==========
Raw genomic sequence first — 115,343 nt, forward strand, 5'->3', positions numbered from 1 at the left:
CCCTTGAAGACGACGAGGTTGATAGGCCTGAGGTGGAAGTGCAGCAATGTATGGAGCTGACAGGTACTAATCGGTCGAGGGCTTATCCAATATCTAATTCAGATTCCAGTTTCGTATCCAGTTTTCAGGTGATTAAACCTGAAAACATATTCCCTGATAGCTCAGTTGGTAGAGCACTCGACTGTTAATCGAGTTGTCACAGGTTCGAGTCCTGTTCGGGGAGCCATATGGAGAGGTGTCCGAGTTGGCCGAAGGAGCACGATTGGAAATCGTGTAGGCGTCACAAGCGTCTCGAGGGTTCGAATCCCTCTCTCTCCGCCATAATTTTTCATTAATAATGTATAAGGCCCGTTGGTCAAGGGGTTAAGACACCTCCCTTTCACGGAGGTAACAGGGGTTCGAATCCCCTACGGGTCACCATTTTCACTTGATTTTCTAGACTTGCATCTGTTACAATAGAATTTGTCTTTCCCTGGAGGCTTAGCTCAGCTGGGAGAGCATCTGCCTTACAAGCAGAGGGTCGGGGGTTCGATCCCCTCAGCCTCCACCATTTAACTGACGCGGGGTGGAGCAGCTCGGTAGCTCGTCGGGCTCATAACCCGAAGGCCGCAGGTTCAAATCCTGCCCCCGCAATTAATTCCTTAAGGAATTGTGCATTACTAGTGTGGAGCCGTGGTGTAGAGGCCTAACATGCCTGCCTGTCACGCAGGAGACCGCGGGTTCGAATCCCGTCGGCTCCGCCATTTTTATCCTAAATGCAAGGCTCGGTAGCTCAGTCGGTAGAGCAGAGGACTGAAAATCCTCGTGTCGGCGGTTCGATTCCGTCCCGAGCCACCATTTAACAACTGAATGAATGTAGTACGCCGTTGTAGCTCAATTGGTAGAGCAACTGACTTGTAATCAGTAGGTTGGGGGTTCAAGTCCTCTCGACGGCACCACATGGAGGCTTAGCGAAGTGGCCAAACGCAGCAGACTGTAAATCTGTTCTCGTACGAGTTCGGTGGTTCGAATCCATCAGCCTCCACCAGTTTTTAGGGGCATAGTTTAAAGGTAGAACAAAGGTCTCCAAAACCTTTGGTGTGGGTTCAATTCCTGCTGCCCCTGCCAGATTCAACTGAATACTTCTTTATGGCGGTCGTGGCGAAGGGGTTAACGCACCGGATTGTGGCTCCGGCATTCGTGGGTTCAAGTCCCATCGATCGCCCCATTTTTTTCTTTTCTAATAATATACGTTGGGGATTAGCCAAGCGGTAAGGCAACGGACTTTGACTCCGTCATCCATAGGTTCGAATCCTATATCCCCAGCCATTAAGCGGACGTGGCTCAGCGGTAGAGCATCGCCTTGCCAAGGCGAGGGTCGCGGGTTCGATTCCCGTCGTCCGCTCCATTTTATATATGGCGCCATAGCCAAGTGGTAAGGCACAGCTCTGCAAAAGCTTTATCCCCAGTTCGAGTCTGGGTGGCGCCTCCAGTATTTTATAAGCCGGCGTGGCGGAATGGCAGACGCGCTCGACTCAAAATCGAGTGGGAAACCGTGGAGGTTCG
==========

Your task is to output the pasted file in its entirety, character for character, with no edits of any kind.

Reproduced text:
Raw genomic sequence first — 115,343 nt, forward strand, 5'->3', positions numbered from 1 at the left:
CCCTTGAAGACGACGAGGTTGATAGGCCTGAGGTGGAAGTGCAGCAATGTATGGAGCTGACAGGTACTAATCGGTCGAGGGCTTATCCAATATCTAATTCAGATTCCAGTTTCGTATCCAGTTTTCAGGTGATTAAACCTGAAAACATATTCCCTGATAGCTCAGTTGGTAGAGCACTCGACTGTTAATCGAGTTGTCACAGGTTCGAGTCCTGTTCGGGGAGCCATATGGAGAGGTGTCCGAGTTGGCCGAAGGAGCACGATTGGAAATCGTGTAGGCGTCACAAGCGTCTCGAGGGTTCGAATCCCTCTCTCTCCGCCATAATTTTTCATTAATAATGTATAAGGCCCGTTGGTCAAGGGGTTAAGACACCTCCCTTTCACGGAGGTAACAGGGGTTCGAATCCCCTACGGGTCACCATTTTCACTTGATTTTCTAGACTTGCATCTGTTACAATAGAATTTGTCTTTCCCTGGAGGCTTAGCTCAGCTGGGAGAGCATCTGCCTTACAAGCAGAGGGTCGGGGGTTCGATCCCCTCAGCCTCCACCATTTAACTGACGCGGGGTGGAGCAGCTCGGTAGCTCGTCGGGCTCATAACCCGAAGGCCGCAGGTTCAAATCCTGCCCCCGCAATTAATTCCTTAAGGAATTGTGCATTACTAGTGTGGAGCCGTGGTGTAGAGGCCTAACATGCCTGCCTGTCACGCAGGAGACCGCGGGTTCGAATCCCGTCGGCTCCGCCATTTTTATCCTAAATGCAAGGCTCGGTAGCTCAGTCGGTAGAGCAGAGGACTGAAAATCCTCGTGTCGGCGGTTCGATTCCGTCCCGAGCCACCATTTAACAACTGAATGAATGTAGTACGCCGTTGTAGCTCAATTGGTAGAGCAACTGACTTGTAATCAGTAGGTTGGGGGTTCAAGTCCTCTCGACGGCACCACATGGAGGCTTAGCGAAGTGGCCAAACGCAGCAGACTGTAAATCTGTTCTCGTACGAGTTCGGTGGTTCGAATCCATCAGCCTCCACCAGTTTTTAGGGGCATAGTTTAAAGGTAGAACAAAGGTCTCCAAAACCTTTGGTGTGGGTTCAATTCCTGCTGCCCCTGCCAGATTCAACTGAATACTTCTTTATGGCGGTCGTGGCGAAGGGGTTAACGCACCGGATTGTGGCTCCGGCATTCGTGGGTTCAAGTCCCATCGATCGCCCCATTTTTTTCTTTTCTAATAATATACGTTGGGGATTAGCCAAGCGGTAAGGCAACGGACTTTGACTCCGTCATCCATAGGTTCGAATCCTATATCCCCAGCCATTAAGCGGACGTGGCTCAGCGGTAGAGCATCGCCTTGCCAAGGCGAGGGTCGCGGGTTCGATTCCCGTCGTCCGCTCCATTTTATATATGGCGCCATAGCCAAGTGGTAAGGCACAGCTCTGCAAAAGCTTTATCCCCAGTTCGAGTCTGGGTGGCGCCTCCAGTATTTTATAAGCCGGCGTGGCGGAATGGCAGACGCGCTCGACTCAAAATCGAGTGGGAAACCGTGGAGGTTCG